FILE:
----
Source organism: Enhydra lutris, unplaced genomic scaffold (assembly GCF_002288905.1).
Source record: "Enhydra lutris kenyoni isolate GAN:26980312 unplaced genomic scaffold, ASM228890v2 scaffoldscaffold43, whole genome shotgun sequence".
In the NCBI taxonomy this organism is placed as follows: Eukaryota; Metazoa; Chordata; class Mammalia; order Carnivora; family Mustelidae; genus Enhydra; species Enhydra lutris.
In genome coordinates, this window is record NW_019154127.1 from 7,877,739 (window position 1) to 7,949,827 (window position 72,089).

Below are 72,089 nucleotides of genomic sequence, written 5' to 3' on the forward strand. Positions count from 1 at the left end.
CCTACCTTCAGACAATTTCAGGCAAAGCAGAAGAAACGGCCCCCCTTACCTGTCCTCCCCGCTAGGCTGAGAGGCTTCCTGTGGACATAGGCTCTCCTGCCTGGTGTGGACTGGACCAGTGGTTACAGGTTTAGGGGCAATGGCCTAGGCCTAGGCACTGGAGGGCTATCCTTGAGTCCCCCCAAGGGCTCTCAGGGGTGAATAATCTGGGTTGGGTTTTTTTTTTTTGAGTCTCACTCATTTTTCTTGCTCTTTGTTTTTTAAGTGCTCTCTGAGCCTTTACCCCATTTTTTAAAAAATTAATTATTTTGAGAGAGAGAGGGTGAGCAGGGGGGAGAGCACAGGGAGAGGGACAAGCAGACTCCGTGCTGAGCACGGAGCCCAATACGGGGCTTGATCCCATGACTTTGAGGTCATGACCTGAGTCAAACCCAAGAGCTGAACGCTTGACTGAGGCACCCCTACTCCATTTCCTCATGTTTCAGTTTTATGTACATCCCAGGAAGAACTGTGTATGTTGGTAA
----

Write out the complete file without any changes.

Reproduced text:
Source organism: Enhydra lutris, unplaced genomic scaffold (assembly GCF_002288905.1).
Source record: "Enhydra lutris kenyoni isolate GAN:26980312 unplaced genomic scaffold, ASM228890v2 scaffoldscaffold43, whole genome shotgun sequence".
In the NCBI taxonomy this organism is placed as follows: Eukaryota; Metazoa; Chordata; class Mammalia; order Carnivora; family Mustelidae; genus Enhydra; species Enhydra lutris.
In genome coordinates, this window is record NW_019154127.1 from 7,877,739 (window position 1) to 7,949,827 (window position 72,089).

Below are 72,089 nucleotides of genomic sequence, written 5' to 3' on the forward strand. Positions count from 1 at the left end.
CCTACCTTCAGACAATTTCAGGCAAAGCAGAAGAAACGGCCCCCCTTACCTGTCCTCCCCGCTAGGCTGAGAGGCTTCCTGTGGACATAGGCTCTCCTGCCTGGTGTGGACTGGACCAGTGGTTACAGGTTTAGGGGCAATGGCCTAGGCCTAGGCACTGGAGGGCTATCCTTGAGTCCCCCCAAGGGCTCTCAGGGGTGAATAATCTGGGTTGGGTTTTTTTTTTTTGAGTCTCACTCATTTTTCTTGCTCTTTGTTTTTTAAGTGCTCTCTGAGCCTTTACCCCATTTTTTAAAAAATTAATTATTTTGAGAGAGAGAGGGTGAGCAGGGGGGAGAGCACAGGGAGAGGGACAAGCAGACTCCGTGCTGAGCACGGAGCCCAATACGGGGCTTGATCCCATGACTTTGAGGTCATGACCTGAGTCAAACCCAAGAGCTGAACGCTTGACTGAGGCACCCCTACTCCATTTCCTCATGTTTCAGTTTTATGTACATCCCAGGAAGAACTGTGTATGTTGGTAA